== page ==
On Sunday, former prime minister Boris Johnson announced his withdrawal from the race to become the next leader of Great Britain. He said he had received enough votes from parliamentarians to advance to the next round, but considerably fewer than front-runner former finance minister Rishi Sunak.
Johnson said in a statement that “there is a very good probability” that he would win the election with support from Conservative Party members and that “I could in fact be back in Downing Street on Friday.”
Johnson, who never formally announced his bid to return to Downing Street, has spent the weekend trying to persuade Conservative lawmakers to back him and said on Sunday that he had the support of 102 of them.
He needed the backing of 100 by Monday to proceed to the next stage, which would have seen him going head-to-head against Sunak in a vote by the Conservative Party’s 170,000 members.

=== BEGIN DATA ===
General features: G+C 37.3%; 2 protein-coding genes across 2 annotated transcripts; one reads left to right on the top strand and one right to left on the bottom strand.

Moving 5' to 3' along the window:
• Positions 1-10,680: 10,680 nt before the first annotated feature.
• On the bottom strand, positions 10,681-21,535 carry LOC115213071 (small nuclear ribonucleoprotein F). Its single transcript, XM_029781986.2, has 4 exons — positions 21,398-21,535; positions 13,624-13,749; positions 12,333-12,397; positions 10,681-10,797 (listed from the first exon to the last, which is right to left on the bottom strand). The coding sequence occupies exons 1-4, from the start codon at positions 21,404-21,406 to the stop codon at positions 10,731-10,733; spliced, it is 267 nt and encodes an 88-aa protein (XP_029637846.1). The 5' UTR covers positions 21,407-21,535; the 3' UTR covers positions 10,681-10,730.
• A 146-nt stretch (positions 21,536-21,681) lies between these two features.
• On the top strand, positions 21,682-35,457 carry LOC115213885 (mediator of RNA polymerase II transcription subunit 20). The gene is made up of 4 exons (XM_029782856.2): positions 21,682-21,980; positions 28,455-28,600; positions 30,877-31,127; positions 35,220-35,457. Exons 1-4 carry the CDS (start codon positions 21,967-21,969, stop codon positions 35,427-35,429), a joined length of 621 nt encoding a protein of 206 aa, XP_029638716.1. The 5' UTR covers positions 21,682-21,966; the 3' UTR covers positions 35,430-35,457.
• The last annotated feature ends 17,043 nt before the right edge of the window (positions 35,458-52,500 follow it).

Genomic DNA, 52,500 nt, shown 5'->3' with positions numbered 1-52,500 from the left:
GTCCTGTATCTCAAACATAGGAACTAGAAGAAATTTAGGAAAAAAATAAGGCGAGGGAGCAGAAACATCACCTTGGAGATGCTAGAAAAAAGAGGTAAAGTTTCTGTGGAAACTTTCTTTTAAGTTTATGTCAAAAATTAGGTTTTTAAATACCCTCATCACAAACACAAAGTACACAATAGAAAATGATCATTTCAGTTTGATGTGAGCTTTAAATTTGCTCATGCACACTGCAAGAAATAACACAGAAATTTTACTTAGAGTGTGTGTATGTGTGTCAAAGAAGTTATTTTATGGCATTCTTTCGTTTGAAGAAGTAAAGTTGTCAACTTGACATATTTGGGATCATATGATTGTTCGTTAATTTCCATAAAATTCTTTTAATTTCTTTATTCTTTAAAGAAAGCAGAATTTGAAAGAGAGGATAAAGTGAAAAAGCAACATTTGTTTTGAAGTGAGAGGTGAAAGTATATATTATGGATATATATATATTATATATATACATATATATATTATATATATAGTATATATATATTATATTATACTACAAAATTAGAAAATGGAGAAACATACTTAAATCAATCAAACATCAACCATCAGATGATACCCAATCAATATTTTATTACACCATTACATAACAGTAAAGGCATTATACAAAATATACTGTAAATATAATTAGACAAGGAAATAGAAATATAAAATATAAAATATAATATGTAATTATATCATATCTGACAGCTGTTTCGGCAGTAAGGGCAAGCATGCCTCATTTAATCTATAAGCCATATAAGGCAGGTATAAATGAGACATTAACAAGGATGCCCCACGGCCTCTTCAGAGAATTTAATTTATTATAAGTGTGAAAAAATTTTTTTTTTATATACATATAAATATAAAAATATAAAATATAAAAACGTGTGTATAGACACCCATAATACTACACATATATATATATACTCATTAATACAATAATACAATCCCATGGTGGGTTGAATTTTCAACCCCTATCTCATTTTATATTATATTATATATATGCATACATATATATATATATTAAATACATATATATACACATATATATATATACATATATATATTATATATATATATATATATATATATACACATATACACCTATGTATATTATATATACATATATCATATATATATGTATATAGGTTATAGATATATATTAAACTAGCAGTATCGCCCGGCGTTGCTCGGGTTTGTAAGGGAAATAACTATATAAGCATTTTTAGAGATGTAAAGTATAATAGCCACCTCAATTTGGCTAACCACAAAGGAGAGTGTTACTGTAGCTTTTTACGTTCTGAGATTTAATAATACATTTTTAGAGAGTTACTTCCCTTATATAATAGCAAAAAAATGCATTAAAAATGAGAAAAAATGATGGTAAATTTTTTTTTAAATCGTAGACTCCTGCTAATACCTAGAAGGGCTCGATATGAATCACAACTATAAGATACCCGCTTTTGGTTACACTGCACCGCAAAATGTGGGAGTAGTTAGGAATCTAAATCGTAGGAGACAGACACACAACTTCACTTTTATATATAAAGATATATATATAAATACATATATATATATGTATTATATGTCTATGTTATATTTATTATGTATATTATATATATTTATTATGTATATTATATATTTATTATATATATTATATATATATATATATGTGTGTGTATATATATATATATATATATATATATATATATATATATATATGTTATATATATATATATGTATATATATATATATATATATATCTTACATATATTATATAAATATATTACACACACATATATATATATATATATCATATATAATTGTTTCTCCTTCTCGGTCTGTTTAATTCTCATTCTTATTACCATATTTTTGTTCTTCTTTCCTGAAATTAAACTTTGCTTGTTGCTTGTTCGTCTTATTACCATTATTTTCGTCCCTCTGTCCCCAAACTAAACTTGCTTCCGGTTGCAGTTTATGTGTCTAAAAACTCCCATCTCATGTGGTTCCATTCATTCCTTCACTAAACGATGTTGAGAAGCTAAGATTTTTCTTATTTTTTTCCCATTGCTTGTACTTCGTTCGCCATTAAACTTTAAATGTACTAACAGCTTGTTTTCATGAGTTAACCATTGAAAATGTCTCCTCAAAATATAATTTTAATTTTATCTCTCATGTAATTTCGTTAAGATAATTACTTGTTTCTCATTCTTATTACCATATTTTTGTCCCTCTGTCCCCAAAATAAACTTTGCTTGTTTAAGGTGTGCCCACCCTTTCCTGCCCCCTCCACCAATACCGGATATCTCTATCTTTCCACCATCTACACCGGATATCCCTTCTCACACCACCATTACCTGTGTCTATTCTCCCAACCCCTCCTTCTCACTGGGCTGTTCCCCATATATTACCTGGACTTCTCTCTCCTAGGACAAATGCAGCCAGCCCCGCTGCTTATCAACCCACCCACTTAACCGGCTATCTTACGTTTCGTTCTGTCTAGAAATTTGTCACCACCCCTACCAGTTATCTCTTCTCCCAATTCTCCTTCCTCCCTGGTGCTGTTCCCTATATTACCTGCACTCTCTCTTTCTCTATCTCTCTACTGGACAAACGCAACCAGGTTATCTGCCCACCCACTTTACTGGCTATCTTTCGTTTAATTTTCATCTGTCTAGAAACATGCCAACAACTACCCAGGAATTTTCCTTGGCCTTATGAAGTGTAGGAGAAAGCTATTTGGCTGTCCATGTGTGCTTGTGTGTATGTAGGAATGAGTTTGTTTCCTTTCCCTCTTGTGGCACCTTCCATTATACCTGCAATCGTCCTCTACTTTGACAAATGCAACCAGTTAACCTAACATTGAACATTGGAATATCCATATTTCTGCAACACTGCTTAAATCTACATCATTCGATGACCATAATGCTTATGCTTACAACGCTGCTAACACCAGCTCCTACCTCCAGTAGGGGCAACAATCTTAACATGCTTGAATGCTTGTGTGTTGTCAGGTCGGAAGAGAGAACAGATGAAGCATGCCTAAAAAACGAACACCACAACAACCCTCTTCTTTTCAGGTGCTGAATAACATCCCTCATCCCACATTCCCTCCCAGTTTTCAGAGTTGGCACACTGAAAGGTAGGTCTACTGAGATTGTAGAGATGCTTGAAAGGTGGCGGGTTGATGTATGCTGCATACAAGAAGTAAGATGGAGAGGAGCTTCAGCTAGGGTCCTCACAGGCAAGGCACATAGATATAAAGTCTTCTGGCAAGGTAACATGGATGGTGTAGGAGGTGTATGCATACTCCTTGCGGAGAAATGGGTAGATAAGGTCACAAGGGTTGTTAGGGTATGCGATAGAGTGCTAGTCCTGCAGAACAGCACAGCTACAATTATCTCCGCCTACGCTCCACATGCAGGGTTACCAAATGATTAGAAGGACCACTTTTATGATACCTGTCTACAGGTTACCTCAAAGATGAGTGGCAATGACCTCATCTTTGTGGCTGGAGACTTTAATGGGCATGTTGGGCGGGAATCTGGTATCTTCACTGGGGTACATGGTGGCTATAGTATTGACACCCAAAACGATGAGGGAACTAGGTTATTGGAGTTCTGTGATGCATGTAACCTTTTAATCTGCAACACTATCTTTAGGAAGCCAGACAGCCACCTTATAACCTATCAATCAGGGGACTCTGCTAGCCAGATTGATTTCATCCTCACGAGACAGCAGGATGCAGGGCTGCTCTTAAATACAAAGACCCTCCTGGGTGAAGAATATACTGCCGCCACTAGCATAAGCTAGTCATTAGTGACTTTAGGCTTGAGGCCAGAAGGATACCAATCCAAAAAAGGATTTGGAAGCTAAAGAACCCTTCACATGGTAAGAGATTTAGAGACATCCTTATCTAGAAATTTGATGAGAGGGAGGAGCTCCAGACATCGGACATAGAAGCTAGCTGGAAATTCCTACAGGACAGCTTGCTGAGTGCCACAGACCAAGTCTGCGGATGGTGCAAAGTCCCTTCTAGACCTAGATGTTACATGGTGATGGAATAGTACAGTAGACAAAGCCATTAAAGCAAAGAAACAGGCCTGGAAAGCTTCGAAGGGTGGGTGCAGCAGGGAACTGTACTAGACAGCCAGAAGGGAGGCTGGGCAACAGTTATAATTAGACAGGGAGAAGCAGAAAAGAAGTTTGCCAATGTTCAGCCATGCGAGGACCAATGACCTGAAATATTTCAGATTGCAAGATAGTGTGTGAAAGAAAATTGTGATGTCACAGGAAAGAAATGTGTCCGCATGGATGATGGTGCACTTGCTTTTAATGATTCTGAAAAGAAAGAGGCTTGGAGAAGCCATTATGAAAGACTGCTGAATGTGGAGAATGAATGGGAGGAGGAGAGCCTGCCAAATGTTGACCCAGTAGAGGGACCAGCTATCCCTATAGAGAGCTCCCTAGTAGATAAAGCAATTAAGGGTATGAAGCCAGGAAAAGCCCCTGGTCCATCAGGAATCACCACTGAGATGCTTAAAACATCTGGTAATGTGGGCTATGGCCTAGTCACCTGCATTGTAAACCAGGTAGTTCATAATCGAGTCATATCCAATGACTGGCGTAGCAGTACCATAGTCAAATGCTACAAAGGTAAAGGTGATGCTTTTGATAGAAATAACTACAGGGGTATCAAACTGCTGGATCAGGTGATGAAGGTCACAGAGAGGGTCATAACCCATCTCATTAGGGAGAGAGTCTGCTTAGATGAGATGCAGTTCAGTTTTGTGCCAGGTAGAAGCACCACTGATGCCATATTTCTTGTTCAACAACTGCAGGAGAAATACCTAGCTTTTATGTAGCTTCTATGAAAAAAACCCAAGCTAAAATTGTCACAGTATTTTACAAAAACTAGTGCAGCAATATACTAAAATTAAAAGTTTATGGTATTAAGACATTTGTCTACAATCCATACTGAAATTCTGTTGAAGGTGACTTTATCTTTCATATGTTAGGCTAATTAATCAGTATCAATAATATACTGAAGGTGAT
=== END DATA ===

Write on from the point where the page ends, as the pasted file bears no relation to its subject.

Sunak, whose resignation as finance minister in July helped precipitate Johnson’s fall, had cleared the threshold of 100 lawmakers needed to progress to the next stage, securing 142 declared supporters on Sunday, according to Sky News.
Unless Penny Mordaunt receives the required 100 votes to necessitate a run-off vote among party members, he will be elected leader of the Conservative Party and become prime minister on Monday. On Sunday, she had 24 formally announced supporters.